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Title: Adaptive radiation by waves of gene transfer leads to fine-scale resource partitioning in marine microbes

Abstract

Adaptive radiations are important drivers of niche filling, since they rapidly adapt a single clade of organisms to ecological opportunities. Although thought to be common for animals and plants, adaptive radiations have remained difficult to document for microbes in the wild. Here we describe a recent adaptive radiation leading to fine-scale ecophysiological differentiation in the degradation of an algal glycan in a clade of closely related marine bacteria. Horizontal gene transfer is the primary driver in the diversification of the pathway leading to several ecophysiologically differentiated Vibrionaceae populations adapted to different physical forms of alginate. Furthermore, pathway architecture is predictive of function and ecology, underscoring that horizontal gene transfer without extensive regulatory changes can rapidly assemble fully functional pathways in microbes.

Authors:
 [1]; ORCiD logo [1];  [1];  [1];  [1];  [2];  [3];  [4];  [5];  [1]
  1. Massachusetts Inst. of Technology (MIT), Cambridge, MA (United States)
  2. Massachusetts Inst. of Technology (MIT), Cambridge, MA (United States); Masdar Institute, Abu Dhabi (United Arab Emirates)
  3. Massachusetts Inst. of Technology (MIT), Cambridge, MA (United States); Johns Hopkins Univ., Baltimore, MD (United States)
  4. Massachusetts Inst. of Technology (MIT), Cambridge, MA (United States); AbVitro, Inc., Boston, MA (United States)
  5. Massachusetts Inst. of Technology (MIT), Cambridge, MA (United States); Broad Institute, Cambridge, MA (United States)
Publication Date:
Research Org.:
Massachusetts Inst. of Technology (MIT), Cambridge, MA (United States)
Sponsoring Org.:
USDOE
OSTI Identifier:
1437228
Grant/Contract Number:  
SC0008743
Resource Type:
Journal Article: Accepted Manuscript
Journal Name:
Nature Communications
Additional Journal Information:
Journal Volume: 7; Journal ID: ISSN 2041-1723
Publisher:
Nature Publishing Group
Country of Publication:
United States
Language:
English
Subject:
59 BASIC BIOLOGICAL SCIENCES; Adaptive radiation; Ecophysiology; Marine microbiology; Population genetics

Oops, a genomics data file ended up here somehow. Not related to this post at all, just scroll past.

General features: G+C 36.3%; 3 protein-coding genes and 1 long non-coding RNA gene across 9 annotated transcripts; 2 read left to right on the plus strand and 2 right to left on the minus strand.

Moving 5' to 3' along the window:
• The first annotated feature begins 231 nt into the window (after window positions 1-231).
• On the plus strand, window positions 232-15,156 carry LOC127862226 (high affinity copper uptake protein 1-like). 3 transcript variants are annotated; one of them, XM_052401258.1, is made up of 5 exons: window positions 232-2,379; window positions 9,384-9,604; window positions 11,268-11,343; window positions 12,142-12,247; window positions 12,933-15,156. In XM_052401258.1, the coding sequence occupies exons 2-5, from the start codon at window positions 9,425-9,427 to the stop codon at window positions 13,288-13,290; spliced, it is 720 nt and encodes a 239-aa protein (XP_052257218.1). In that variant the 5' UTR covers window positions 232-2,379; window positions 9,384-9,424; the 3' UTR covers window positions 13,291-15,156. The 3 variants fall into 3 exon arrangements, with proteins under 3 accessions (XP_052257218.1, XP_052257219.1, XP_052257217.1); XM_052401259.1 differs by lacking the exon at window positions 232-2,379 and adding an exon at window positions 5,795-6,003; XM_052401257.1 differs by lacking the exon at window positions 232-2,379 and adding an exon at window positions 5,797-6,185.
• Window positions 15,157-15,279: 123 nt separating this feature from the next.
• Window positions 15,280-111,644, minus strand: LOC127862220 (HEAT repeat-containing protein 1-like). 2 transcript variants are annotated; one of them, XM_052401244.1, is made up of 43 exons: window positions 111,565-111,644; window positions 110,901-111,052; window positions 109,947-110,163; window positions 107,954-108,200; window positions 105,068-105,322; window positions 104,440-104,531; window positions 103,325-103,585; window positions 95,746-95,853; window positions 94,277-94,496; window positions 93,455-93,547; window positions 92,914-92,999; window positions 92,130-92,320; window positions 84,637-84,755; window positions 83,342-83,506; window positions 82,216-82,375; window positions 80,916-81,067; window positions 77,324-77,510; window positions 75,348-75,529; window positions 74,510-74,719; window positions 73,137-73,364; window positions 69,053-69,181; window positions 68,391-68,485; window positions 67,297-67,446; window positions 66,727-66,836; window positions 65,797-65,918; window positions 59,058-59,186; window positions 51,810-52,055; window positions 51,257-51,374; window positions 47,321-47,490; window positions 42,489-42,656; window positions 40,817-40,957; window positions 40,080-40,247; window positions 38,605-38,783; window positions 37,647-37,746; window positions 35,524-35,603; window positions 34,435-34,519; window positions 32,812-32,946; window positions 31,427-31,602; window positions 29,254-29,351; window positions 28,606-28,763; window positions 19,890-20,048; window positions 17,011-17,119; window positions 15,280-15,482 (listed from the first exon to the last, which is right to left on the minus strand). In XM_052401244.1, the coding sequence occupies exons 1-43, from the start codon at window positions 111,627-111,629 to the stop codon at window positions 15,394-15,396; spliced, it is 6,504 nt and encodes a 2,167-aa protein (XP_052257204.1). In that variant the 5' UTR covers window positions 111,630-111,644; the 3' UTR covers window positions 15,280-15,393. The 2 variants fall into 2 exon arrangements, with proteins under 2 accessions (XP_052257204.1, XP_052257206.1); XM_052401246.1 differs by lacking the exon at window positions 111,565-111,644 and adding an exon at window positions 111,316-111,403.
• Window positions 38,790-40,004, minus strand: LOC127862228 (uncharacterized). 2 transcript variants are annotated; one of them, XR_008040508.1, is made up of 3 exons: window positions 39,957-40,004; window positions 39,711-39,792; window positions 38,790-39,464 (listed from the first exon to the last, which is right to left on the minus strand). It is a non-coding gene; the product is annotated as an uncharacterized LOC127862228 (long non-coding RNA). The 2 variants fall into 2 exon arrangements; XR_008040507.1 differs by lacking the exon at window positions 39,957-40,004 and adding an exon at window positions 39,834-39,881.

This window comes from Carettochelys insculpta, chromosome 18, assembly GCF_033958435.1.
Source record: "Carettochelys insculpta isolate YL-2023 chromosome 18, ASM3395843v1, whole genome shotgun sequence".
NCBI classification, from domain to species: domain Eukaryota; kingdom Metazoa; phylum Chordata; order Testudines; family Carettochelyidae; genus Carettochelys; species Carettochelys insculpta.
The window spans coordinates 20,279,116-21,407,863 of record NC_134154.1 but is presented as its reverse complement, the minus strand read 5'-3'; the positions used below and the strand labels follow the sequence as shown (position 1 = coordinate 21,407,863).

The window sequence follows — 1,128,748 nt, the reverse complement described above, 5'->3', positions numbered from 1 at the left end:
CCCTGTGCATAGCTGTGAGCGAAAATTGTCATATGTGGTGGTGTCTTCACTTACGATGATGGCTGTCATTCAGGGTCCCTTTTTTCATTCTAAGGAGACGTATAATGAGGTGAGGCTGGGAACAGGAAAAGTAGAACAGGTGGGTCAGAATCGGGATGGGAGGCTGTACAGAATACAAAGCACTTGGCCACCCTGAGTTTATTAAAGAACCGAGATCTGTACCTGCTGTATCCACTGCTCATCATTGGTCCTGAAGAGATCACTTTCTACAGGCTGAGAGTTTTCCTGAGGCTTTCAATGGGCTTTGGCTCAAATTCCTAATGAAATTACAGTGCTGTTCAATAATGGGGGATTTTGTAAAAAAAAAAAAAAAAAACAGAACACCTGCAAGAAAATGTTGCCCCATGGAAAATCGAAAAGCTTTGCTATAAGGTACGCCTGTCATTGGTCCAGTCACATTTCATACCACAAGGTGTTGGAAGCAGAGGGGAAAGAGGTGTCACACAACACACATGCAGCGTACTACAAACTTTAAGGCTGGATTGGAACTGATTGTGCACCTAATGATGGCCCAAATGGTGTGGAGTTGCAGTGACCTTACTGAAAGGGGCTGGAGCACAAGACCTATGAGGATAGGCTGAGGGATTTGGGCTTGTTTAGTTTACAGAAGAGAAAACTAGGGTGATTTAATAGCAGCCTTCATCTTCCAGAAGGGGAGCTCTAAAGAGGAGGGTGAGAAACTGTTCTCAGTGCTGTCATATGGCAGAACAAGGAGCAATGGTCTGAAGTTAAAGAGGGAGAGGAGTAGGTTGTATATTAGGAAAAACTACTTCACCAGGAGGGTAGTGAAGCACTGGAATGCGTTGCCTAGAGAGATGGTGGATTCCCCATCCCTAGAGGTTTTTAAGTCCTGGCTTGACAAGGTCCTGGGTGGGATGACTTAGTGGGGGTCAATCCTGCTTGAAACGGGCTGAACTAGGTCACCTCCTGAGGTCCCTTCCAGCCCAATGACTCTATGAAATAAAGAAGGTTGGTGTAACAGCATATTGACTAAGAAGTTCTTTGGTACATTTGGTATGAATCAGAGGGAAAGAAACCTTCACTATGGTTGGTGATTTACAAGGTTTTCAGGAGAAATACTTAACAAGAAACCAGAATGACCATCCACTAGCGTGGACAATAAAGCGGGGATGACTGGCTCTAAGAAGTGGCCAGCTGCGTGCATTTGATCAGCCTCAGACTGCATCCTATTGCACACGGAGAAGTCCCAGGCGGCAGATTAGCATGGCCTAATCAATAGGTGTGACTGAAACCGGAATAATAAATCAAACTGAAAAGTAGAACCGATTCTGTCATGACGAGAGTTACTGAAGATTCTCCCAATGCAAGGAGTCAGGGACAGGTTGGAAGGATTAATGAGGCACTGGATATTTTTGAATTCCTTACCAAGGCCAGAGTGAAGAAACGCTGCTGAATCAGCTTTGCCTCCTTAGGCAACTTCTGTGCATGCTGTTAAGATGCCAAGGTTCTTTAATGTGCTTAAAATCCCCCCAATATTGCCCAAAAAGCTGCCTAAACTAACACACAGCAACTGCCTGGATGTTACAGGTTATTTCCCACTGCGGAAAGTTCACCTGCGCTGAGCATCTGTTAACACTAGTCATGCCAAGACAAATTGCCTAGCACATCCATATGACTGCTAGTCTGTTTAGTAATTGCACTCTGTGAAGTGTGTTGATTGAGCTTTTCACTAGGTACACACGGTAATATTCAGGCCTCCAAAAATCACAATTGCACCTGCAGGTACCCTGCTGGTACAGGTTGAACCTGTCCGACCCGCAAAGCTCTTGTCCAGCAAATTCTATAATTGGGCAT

Citation Formats

Hehemann, Jan -Hendrik, Arevalo, Philip, Datta, Manoshi S., Yu, Xiaoqian, Corzett, Christopher H., Henschel, Andreas, Preheim, Sarah P., Timberlake, Sonia, Alm, Eric J., and Polz, Martin F. Adaptive radiation by waves of gene transfer leads to fine-scale resource partitioning in marine microbes. United States: N. p., 2016. Web. doi:10.1038/ncomms12860.
Hehemann, Jan -Hendrik, Arevalo, Philip, Datta, Manoshi S., Yu, Xiaoqian, Corzett, Christopher H., Henschel, Andreas, Preheim, Sarah P., Timberlake, Sonia, Alm, Eric J., & Polz, Martin F. Adaptive radiation by waves of gene transfer leads to fine-scale resource partitioning in marine microbes. United States. doi:10.1038/ncomms12860.
Hehemann, Jan -Hendrik, Arevalo, Philip, Datta, Manoshi S., Yu, Xiaoqian, Corzett, Christopher H., Henschel, Andreas, Preheim, Sarah P., Timberlake, Sonia, Alm, Eric J., and Polz, Martin F. Thu . "Adaptive radiation by waves of gene transfer leads to fine-scale resource partitioning in marine microbes". United States. doi:10.1038/ncomms12860. https://www.osti.gov/servlets/purl/1437228.
@article{osti_1437228,
title = {Adaptive radiation by waves of gene transfer leads to fine-scale resource partitioning in marine microbes},
author = {Hehemann, Jan -Hendrik and Arevalo, Philip and Datta, Manoshi S. and Yu, Xiaoqian and Corzett, Christopher H. and Henschel, Andreas and Preheim, Sarah P. and Timberlake, Sonia and Alm, Eric J. and Polz, Martin F.},
abstractNote = {Adaptive radiations are important drivers of niche filling, since they rapidly adapt a single clade of organisms to ecological opportunities. Although thought to be common for animals and plants, adaptive radiations have remained difficult to document for microbes in the wild. Here we describe a recent adaptive radiation leading to fine-scale ecophysiological differentiation in the degradation of an algal glycan in a clade of closely related marine bacteria. Horizontal gene transfer is the primary driver in the diversification of the pathway leading to several ecophysiologically differentiated Vibrionaceae populations adapted to different physical forms of alginate. Furthermore, pathway architecture is predictive of function and ecology, underscoring that horizontal gene transfer without extensive regulatory changes can rapidly assemble fully functional pathways in microbes.},
doi = {10.1038/ncomms12860},
journal = {Nature Communications},
issn = {2041-1723},
number = ,
volume = 7,
place = {United States},
year = {2016},
month = {9}
}

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Cited by: 20 works
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